Dell has a slim new 15-inch lightweight workstation notebook. The Precision 5510 is designed as a more portable solution than the traditional professional workstation laptop, and thanks to continued advances in processor efficiency, it should be capable of taking on the work once reserved for big static PCs. In fact, the Precision is one of the first laptops to sport an Intel processor bearing the workstation-class name Xenon.
Dell started down the path of lightweight pro notebook after the launch of the Apple MacBook Pro with Retina display in 2012, adding the Precision M3800 to its range in 2013. Before that, its Precision mobile workstations had been far chunkier, starting with the 37 mm-fat M4600 in 2011.
But the M3800 was the first Dell machine to step on Apple turf as a more totable 15-inch laptop. It weighed around 2.0 kg and was just 19 mm thick, the vital statistics of Apple’s professional notebook. And if you don’t believe that Dell had the Mac maker firmly in its sights, witness the advertising campaign it launched which attempted to compare the two rival notebooks.
Dell paid the (perhaps ironically named) Principled Technologies consultancy company to test and evaluate the M3800 alongside two generations of MacBook Pro with Retina display (one each from 2012 and 2013). The report clutched at available straws to promote the M3800 as the superior notebook, highlighting for example that the Dell had ‘up to 11 % faster boot time’ (calculated from a difference of 0.3 seconds), or was ‘up to 13 % less expensive’.
‘M3800 boot time was more than 11 percent faster than the 2013 MacBook Pro model, saving users valuable time at the beginning of a work session’, said Dellman Andy Rhodes, who clearly believed that shaving 300 milliseconds off the boot time was the best way to speed up a creative user’s workflow; or simply hadn’t read the actual details of the report. Never mind the fact that this measurement was taken with no anti-virus installed on the Windows laptop, nor that the OS demands more frequent restarting after system freezes and weekly security updates.
Professional users may have been attracted to more tangible performance claims such as ‘43 % faster rendering time’, a process where the Nvidia Quatro-equipped Precision might be expected to excel.
Principled Technologies used Adobe Premiere Pro for many of its timed tests, perhaps taking advantage of Adobe software running faster in Windows than OS X. The overall results were essentially cherry picked to demonstrate the Dell’s strengths, leading lazy journalists to quote from highlighted bullet points.
Precision versus MacBook Pro
When I tested the Dell Precision M3800, using Intel Core i7-4702HQ with Nvidia Quatro K1100M, and Apple MacBook Pro (Retina, 15-inch, Late 2013) with its 2.3 GHz Intel Core i7-4850HQ, the MacBook proved faster in most tests. Rendering was faster in Cinebench 15, for example – 53.5 fps with Apple, versus 49.9 fps with Dell in the OpenGL test. In Cinebench’s main multi-core test, the Dell scored 541 points against the MacBook’s superior 623 point score.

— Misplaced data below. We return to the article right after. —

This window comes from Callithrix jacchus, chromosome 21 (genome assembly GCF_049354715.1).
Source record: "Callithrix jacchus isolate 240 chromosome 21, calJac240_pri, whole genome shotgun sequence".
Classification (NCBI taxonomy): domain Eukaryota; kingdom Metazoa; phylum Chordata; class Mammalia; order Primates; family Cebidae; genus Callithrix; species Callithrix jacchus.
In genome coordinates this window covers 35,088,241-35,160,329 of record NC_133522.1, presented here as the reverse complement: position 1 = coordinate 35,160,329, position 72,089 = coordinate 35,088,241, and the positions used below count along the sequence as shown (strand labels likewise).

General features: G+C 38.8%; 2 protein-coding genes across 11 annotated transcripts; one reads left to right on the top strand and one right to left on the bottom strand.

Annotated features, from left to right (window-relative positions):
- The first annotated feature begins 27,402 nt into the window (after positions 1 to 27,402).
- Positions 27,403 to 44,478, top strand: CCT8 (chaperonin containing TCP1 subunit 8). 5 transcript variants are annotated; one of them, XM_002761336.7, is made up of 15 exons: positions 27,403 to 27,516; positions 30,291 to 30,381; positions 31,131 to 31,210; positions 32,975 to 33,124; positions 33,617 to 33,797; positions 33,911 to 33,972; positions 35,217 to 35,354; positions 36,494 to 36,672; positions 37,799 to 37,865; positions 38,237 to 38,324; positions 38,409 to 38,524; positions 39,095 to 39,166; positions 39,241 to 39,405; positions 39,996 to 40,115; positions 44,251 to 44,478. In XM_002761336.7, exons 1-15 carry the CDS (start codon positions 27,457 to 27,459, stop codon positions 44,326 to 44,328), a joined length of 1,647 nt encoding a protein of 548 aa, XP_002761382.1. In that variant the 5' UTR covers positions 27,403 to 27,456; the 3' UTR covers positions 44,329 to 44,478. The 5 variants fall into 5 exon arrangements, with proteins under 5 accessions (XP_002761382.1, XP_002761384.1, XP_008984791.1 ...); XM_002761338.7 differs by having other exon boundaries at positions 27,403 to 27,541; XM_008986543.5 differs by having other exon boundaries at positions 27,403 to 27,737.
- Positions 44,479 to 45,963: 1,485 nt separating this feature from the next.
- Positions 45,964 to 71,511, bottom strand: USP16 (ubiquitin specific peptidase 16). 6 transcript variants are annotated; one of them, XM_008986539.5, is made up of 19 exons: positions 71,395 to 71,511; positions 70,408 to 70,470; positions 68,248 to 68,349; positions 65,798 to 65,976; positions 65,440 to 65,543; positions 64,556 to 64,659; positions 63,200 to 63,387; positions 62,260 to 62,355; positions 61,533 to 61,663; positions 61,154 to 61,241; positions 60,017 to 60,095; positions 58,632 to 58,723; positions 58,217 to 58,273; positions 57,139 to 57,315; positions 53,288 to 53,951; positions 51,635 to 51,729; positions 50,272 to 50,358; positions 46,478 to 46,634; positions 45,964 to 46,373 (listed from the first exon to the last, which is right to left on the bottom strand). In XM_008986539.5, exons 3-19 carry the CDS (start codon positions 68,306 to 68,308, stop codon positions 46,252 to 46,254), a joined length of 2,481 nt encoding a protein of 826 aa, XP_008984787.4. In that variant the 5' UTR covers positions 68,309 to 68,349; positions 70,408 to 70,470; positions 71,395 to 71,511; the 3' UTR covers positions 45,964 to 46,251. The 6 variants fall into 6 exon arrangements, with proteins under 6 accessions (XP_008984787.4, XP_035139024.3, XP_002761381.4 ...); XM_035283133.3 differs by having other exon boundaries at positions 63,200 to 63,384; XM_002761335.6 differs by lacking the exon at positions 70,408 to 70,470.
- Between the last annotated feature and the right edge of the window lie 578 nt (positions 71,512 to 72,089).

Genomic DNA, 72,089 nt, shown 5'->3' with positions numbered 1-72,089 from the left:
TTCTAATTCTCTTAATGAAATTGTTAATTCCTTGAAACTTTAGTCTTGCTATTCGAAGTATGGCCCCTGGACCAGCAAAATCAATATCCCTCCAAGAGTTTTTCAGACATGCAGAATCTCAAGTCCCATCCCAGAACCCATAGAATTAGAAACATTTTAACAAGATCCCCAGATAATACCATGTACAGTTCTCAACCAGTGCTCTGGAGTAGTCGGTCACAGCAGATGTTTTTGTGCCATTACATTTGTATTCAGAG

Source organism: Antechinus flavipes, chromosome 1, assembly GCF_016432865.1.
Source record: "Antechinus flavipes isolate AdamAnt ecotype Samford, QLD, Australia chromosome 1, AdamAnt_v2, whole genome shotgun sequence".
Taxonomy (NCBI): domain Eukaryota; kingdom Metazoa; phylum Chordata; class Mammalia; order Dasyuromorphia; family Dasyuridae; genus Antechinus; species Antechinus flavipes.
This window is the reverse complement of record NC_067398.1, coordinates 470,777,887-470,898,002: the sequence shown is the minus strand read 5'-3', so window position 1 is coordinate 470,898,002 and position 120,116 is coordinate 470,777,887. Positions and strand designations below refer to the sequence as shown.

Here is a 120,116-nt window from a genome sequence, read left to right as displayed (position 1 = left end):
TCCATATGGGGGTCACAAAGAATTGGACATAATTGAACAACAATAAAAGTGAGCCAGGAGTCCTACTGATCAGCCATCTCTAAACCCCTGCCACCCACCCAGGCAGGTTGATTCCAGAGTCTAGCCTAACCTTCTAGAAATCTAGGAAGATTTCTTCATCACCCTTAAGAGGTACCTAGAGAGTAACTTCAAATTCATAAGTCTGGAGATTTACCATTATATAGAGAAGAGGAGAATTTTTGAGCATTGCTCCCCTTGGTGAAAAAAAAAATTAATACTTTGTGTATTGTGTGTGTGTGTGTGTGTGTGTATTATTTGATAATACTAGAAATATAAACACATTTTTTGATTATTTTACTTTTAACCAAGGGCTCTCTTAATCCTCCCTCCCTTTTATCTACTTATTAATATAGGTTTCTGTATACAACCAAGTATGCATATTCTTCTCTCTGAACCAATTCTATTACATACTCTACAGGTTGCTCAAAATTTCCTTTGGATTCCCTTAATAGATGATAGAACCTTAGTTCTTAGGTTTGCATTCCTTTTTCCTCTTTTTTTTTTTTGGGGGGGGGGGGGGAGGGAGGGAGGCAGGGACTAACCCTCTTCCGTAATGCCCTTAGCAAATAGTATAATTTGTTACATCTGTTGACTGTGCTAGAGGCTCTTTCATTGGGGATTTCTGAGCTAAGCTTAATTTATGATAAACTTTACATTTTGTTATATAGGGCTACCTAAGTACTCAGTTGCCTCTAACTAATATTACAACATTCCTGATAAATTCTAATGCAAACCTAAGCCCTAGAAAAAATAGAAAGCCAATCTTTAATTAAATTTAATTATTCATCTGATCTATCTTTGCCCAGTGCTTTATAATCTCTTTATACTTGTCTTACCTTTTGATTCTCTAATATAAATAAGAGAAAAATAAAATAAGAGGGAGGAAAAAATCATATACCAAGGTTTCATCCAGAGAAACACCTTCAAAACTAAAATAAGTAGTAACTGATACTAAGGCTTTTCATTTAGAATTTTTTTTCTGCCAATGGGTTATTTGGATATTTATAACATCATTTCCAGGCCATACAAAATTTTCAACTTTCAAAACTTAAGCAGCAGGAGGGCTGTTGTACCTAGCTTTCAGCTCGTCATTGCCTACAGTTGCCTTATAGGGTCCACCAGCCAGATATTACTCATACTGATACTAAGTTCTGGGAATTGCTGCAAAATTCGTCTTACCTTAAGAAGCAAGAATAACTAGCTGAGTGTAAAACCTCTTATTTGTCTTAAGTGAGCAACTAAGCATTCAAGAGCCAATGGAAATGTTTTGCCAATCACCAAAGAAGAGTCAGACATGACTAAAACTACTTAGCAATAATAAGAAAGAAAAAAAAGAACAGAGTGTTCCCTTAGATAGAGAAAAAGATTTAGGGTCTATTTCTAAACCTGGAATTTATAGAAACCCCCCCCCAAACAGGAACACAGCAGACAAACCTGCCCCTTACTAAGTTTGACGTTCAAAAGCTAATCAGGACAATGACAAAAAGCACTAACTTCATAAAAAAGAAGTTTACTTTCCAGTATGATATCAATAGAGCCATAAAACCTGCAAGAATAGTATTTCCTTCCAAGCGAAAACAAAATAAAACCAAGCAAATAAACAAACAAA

Principled Technologies also performed and published similar OpenGL scores but such results were glossed over by the conclusion: ‘We found that the Dell Precision M3800 outperformed both the current and older generation Apple MacBook Pro on several key performance tests.’
The consultancy outfit also omitted to mention real-world essentials like battery life, or screen viewability. Or absence of a professional data bus. Apple has long equipped the MacBook with two high-speed Thunderbolt 2 ports and two USB 3.0; the Precision was limited to three USB 3.0 ports and no PCIe-class I/O. Dell fitted a touchscreen display that proved more of an impediment, with poorer screen clarity from additional layers of glass, annoying mirror-sheen reflectivity, and even more unwanted drain on the battery.
In identical tests based on looping an MPEG HD video played over Wi-Fi from a network drive, and with screen set to 120 cd/m², the Apple ran for 7 hr 46 min, while the Dell M3800 lasted just 3 hr 33 min. With less than half the available runtime, the M3800 quickly became a dumb doorstep unless permanently shackled to the mains.
Thankfully for all concerned, the embarrassing head-to-head test by a hired consultancy firm has not been repeated in the marketing for the new Precision 5510.
Bring on the Precision 5510
A comparison between Dell’s Precision 15 5000 Series laptop and the 15-inch MacBook Pro remains useful, since both models should be evaluated by any professional or semi-pro user that needs a high-quality workstation-class notebook today.
Where Apple differentiates with specific chassis designs for consumer and professional ranges – currently the ‘Air’ and ‘Pro’ suffixed MacBook series – Dell reuses the same body design here to form both the consumer XPS 15 and business Precision 15 models. Differences are found in the internal components and choice of fittings; possibly some case trimming too, although I haven’t had a chance to examine the XPS 15 closely. But the shape and chassis specs remain the same.
Looking around the Precision 5510, Dell has clearly learned a few more tricks from Apple since the M3800. By the standard of other Windows laptops, build quality is outstanding. The chassis is once again based on a sandwich of metal plates top and bottom, forming lid back and base, with a plastic filling between housing all internals. The plastic middle-section includes carbon-fibre veneer around the keyboard on the top deck. That sounds high-tech and classy, and when new it does look smart, but quickly becomes messy with fingerprint oil after only a little daily use.
The metal parts have a mid-grey satin anodisation treatment, and the attention to finishing is better than ever.